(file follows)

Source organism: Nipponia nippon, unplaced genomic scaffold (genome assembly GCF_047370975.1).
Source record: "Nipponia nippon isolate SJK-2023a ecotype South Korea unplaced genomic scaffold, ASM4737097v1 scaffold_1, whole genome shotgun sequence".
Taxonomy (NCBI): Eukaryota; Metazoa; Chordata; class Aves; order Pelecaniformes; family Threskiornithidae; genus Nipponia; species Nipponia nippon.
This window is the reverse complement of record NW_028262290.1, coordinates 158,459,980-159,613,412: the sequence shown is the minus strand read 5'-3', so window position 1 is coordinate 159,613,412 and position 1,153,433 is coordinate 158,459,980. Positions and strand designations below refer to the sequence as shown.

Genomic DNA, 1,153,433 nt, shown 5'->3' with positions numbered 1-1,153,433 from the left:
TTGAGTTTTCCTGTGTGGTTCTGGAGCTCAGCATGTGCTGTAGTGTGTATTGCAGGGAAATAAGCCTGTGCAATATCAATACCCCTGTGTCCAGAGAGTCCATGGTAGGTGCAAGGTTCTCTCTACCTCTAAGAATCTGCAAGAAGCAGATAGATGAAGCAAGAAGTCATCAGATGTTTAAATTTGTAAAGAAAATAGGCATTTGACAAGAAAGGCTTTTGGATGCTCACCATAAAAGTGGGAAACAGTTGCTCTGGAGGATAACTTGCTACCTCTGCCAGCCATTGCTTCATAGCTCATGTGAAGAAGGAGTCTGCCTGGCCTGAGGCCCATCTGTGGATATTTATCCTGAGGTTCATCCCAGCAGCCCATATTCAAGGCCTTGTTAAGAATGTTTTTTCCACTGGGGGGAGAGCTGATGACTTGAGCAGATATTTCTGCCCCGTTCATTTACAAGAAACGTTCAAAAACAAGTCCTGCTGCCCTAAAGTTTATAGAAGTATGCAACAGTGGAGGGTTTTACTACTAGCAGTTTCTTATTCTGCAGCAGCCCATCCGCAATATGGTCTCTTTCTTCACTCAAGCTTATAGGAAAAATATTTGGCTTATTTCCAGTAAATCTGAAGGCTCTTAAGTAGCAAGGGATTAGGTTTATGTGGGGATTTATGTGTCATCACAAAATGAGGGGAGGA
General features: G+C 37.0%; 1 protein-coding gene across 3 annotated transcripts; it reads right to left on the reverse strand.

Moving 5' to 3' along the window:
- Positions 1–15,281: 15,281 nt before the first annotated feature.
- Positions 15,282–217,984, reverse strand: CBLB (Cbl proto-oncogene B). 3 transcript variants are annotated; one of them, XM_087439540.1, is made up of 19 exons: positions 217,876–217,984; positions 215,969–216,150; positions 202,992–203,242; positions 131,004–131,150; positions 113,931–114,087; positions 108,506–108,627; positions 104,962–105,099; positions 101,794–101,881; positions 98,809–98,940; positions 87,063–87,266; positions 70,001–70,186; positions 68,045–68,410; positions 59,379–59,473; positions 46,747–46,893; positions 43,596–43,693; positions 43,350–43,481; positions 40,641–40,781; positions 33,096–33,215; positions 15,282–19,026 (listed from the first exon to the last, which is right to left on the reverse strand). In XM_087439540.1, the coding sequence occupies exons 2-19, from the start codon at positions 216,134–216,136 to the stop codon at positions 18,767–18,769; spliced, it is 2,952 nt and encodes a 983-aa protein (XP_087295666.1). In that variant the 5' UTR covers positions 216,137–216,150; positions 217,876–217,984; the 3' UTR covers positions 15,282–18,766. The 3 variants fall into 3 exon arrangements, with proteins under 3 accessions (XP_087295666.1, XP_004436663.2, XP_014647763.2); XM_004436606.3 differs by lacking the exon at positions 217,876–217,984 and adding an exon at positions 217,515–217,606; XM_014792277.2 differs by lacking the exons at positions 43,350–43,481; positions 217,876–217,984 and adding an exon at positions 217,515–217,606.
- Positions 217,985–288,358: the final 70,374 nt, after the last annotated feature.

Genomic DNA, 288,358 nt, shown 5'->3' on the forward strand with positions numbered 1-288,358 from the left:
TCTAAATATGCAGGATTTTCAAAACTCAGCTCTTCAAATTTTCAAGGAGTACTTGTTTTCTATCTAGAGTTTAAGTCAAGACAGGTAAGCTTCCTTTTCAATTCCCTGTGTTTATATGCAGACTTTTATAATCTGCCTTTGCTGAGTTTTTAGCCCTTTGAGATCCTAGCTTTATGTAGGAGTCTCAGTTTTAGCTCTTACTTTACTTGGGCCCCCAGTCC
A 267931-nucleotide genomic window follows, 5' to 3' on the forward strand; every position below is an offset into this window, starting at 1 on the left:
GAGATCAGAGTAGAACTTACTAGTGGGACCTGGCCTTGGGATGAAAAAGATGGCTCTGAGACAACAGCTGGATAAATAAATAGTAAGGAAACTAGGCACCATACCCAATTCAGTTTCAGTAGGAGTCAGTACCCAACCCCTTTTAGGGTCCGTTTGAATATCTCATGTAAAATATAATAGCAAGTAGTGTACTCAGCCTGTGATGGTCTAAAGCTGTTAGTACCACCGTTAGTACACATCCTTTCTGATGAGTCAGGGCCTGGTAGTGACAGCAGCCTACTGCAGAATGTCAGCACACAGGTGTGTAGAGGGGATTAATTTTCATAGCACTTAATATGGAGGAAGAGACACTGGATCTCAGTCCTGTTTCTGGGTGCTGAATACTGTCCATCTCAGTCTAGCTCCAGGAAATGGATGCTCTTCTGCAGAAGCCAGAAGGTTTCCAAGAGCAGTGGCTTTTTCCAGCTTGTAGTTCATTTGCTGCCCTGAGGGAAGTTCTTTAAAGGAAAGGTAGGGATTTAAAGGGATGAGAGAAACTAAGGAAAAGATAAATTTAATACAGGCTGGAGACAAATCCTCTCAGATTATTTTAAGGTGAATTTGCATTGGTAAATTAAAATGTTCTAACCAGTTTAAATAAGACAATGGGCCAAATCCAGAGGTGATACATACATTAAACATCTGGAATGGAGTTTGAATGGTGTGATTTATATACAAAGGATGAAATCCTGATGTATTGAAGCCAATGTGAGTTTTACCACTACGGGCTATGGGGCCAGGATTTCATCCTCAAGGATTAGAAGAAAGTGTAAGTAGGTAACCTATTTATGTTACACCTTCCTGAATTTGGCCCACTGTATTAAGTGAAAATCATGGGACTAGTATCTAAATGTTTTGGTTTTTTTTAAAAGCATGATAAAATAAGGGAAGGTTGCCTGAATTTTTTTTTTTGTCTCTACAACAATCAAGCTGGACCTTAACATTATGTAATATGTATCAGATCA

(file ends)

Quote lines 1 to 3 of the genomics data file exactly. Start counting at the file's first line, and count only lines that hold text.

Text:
Source organism: Nipponia nippon, unplaced genomic scaffold (genome assembly GCF_047370975.1).
Source record: "Nipponia nippon isolate SJK-2023a ecotype South Korea unplaced genomic scaffold, ASM4737097v1 scaffold_1, whole genome shotgun sequence".
Taxonomy (NCBI): Eukaryota; Metazoa; Chordata; class Aves; order Pelecaniformes; family Threskiornithidae; genus Nipponia; species Nipponia nippon.